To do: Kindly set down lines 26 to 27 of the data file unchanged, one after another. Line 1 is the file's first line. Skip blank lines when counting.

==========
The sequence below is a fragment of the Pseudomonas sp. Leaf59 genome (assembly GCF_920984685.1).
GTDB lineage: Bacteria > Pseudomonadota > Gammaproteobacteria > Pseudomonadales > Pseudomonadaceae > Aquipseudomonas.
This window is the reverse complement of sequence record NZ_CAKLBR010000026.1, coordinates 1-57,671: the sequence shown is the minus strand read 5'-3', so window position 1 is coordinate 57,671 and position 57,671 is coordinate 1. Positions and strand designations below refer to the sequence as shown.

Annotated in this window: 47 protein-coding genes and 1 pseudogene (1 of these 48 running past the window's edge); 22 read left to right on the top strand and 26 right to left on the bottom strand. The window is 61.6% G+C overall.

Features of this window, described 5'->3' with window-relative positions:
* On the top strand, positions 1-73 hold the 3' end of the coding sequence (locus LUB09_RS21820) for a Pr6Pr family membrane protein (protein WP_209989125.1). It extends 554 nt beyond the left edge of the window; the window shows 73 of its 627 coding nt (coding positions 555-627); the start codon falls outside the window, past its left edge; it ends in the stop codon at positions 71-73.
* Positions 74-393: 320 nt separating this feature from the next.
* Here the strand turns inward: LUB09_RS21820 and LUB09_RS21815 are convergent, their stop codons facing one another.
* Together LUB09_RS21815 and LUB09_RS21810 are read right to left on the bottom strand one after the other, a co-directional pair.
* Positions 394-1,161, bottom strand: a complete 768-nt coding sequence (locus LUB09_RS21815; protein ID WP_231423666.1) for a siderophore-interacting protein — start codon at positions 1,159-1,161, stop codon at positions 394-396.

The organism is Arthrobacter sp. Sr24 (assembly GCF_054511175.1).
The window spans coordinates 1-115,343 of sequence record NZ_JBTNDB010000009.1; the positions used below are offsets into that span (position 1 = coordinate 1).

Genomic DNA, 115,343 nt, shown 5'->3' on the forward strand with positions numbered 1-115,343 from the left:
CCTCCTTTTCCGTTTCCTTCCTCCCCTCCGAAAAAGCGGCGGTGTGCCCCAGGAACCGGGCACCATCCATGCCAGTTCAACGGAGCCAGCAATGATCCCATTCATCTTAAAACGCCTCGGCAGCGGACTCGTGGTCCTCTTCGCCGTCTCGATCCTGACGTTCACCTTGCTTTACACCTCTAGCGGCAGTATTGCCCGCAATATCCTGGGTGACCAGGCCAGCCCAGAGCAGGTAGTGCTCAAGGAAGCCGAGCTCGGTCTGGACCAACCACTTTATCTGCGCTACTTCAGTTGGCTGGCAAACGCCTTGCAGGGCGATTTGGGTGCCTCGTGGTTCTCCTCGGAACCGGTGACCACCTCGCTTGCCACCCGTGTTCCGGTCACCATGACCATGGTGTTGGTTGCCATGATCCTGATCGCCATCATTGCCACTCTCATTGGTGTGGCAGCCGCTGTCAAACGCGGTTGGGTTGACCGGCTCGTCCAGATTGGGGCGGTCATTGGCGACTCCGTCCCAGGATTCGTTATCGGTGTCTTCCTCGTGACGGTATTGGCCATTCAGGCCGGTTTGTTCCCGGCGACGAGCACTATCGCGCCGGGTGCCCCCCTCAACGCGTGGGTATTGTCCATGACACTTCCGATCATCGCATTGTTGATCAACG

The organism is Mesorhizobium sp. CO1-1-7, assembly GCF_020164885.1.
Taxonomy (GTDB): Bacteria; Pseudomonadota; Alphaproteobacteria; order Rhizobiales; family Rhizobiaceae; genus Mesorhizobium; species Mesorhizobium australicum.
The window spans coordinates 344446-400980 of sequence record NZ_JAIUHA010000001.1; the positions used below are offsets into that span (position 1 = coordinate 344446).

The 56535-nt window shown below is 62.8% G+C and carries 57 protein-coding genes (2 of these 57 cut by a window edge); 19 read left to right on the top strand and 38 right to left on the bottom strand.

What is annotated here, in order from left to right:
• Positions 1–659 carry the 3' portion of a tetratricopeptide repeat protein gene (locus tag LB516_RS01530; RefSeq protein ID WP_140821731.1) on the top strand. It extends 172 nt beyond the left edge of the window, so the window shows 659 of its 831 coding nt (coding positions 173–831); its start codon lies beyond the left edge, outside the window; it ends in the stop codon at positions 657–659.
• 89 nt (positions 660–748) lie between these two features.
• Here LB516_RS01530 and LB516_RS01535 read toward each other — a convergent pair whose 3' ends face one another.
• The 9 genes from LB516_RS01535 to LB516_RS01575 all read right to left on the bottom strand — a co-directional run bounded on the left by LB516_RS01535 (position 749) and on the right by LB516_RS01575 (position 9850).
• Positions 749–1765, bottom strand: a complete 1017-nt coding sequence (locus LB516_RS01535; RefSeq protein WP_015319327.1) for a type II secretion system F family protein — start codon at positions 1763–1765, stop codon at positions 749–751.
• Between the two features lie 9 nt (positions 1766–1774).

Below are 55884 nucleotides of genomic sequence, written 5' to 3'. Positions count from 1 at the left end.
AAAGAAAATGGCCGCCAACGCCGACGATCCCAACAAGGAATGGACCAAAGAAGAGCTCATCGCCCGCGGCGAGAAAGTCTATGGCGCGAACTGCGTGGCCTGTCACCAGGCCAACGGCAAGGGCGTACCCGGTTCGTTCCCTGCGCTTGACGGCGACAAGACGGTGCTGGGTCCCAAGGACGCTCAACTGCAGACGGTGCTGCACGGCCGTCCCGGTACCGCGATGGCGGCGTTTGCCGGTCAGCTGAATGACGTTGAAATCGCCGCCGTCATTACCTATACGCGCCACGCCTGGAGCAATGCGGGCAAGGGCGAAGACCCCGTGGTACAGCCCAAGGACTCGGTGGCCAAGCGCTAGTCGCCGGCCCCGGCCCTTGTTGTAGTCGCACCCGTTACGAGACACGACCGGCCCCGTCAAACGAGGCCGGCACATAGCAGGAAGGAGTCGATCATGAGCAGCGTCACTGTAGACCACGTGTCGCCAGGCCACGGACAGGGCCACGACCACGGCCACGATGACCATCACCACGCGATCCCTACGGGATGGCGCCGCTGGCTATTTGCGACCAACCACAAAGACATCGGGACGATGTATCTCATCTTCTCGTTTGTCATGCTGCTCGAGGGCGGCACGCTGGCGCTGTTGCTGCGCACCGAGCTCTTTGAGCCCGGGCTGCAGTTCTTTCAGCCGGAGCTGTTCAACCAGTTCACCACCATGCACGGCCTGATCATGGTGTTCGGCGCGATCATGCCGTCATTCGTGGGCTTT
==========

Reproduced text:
Below are 55884 nucleotides of genomic sequence, written 5' to 3'. Positions count from 1 at the left end.
AAAGAAAATGGCCGCCAACGCCGACGATCCCAACAAGGAATGGACCAAAGAAGAGCTCATCGCCCGCGGCGAGAAAGTCTATGGCGCGAACTGCGTGGCCTGTCACCAGGCCAACGGCAAGGGCGTACCCGGTTCGTTCCCTGCGCTTGACGGCGACAAGACGGTGCTGGGTCCCAAGGACGCTCAACTGCAGACGGTGCTGCACGGCCGTCCCGGTACCGCGATGGCGGCGTTTGCCGGTCAGCTGAATGACGTTGAAATCGCCGCCGTCATTACCTATACGCGCCACGCCTGGAGCAATGCGGGCAAGGGCGAAGACCCCGTGGTACAGCCCAAGGACTCGGTGGCCAAGCGCTAGTCGCCGGCCCCGGCCCTTGTTGTAGTCGCACCCGTTACGAGACACGACCGGCCCCGTCAAACGAGGCCGGCACATAGCAGGAAGGAGTCGATCATGAGCAGCGTCACTGTAGACCACGTGTCGCCAGGCCACGGACAGGGCCACGACCACGGCCACGATGACCATCACCACGCGATCCCTACGGGATGGCGCCGCTGGCTATTTGCGACCAACCACAAAGACATCGGGACGATGTATCTCATCTTCTCGTTTGTCATGCTGCTCGAGGGCGGCACGCTGGCGCTGTTGCTGCGCACCGAGCTCTTTGAGCCCGGGCTGCAGTTCTTTCAGCCGGAGCTGTTCAACCAGTTCACCACCATGCACGGCCTGATCATGGTGTTCGGCGCGATCATGCCGTCATTCGTGGGCTTT